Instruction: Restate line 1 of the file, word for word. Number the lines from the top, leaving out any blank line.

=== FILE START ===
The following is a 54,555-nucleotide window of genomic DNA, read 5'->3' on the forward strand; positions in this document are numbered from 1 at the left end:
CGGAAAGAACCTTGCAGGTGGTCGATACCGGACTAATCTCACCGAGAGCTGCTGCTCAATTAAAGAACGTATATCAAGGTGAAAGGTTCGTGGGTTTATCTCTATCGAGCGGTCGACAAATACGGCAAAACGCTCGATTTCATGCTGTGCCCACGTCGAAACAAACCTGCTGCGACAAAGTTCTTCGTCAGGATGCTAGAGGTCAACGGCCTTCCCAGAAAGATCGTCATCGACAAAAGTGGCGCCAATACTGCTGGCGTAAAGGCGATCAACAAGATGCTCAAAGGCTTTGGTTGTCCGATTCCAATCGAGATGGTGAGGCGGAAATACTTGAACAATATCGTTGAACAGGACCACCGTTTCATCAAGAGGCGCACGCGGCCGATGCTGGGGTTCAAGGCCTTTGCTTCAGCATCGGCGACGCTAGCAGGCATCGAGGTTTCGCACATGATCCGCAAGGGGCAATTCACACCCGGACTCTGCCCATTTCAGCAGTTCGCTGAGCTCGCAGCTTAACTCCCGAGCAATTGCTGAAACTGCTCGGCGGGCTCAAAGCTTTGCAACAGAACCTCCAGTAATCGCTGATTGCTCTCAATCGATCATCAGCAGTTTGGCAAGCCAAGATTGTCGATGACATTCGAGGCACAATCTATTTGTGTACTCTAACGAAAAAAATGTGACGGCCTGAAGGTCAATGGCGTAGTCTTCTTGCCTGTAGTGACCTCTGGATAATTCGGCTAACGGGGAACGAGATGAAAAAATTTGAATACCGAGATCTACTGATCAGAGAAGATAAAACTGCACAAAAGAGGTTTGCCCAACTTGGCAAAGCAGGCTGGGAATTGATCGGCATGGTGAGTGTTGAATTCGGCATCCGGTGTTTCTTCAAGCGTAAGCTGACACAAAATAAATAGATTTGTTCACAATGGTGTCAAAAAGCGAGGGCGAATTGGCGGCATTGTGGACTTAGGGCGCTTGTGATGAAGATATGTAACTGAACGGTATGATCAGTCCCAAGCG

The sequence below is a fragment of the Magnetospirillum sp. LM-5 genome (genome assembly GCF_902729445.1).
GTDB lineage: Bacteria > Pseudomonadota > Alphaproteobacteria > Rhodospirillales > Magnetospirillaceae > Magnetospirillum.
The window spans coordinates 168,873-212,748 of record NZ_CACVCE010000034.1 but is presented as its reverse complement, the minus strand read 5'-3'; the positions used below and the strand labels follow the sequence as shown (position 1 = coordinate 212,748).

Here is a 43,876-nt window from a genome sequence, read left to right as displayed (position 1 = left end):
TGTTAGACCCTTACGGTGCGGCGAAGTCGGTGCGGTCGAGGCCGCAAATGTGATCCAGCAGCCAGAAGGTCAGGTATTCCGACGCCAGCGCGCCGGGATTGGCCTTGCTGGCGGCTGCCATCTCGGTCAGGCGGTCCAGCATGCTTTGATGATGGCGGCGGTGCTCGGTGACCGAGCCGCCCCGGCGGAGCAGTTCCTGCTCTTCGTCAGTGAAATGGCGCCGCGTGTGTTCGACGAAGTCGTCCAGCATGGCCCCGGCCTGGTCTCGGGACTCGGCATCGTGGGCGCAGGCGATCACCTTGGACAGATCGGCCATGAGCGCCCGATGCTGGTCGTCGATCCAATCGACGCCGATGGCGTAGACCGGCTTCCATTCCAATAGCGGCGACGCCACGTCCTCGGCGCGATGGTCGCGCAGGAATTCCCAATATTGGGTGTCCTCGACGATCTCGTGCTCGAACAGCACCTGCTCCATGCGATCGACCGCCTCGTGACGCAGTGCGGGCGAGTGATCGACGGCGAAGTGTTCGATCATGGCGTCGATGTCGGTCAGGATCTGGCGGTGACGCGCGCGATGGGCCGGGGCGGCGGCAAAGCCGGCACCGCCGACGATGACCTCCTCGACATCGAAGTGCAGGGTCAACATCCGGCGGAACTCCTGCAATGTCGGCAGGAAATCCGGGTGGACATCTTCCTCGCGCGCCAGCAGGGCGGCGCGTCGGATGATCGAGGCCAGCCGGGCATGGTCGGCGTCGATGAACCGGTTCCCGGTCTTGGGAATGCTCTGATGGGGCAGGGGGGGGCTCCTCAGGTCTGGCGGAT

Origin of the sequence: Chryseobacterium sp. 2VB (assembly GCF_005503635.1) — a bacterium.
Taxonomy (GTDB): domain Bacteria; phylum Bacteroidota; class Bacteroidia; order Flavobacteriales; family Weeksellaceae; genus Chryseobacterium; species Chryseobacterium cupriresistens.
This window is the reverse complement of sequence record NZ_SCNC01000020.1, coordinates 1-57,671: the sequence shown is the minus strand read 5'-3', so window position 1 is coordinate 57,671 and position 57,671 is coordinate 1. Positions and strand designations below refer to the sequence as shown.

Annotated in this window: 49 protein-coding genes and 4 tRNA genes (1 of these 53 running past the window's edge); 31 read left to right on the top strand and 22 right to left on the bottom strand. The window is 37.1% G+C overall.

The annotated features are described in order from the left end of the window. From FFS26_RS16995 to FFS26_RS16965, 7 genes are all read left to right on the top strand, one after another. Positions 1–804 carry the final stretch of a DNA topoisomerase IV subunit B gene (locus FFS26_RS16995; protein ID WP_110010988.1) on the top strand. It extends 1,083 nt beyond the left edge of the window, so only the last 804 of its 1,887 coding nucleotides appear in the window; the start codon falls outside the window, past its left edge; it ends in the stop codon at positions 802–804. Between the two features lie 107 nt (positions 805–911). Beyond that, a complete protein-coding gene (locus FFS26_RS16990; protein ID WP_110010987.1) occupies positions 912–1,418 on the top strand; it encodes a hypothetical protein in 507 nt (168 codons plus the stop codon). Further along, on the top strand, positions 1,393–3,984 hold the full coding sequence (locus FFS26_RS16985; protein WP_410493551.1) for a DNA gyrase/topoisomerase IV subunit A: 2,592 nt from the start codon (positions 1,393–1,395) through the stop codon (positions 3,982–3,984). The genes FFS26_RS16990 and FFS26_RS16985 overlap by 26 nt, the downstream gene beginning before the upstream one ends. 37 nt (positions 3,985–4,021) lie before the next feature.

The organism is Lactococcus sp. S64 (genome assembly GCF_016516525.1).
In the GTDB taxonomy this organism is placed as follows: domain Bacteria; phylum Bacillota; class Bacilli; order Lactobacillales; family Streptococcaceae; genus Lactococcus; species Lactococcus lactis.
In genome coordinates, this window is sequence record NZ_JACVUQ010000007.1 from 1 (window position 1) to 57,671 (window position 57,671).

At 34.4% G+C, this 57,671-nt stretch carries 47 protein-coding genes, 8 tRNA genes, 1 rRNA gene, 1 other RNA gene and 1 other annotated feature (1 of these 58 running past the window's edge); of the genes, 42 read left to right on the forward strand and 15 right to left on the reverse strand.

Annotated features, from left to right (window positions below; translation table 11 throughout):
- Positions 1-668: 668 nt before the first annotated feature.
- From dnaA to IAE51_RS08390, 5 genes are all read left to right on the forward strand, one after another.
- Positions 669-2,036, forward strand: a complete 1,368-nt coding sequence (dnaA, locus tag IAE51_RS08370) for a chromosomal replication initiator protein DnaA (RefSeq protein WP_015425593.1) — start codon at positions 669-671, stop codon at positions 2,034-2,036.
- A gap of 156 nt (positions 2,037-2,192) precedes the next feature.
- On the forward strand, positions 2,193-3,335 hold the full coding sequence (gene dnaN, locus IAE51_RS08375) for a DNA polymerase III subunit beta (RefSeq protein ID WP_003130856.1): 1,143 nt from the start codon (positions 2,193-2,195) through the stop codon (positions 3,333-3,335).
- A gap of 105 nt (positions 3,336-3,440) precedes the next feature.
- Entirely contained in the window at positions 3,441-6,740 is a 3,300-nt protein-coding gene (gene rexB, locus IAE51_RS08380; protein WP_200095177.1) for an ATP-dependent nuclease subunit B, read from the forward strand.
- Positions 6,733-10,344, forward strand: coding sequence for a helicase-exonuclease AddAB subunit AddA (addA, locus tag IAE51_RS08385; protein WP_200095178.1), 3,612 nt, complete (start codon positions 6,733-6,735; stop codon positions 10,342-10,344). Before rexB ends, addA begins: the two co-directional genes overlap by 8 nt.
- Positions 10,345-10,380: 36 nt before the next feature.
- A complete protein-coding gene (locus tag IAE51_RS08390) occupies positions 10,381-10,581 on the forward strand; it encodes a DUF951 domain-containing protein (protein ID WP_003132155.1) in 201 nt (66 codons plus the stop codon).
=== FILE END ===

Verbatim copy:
The following is a 54,555-nucleotide window of genomic DNA, read 5'->3' on the forward strand; positions in this document are numbered from 1 at the left end: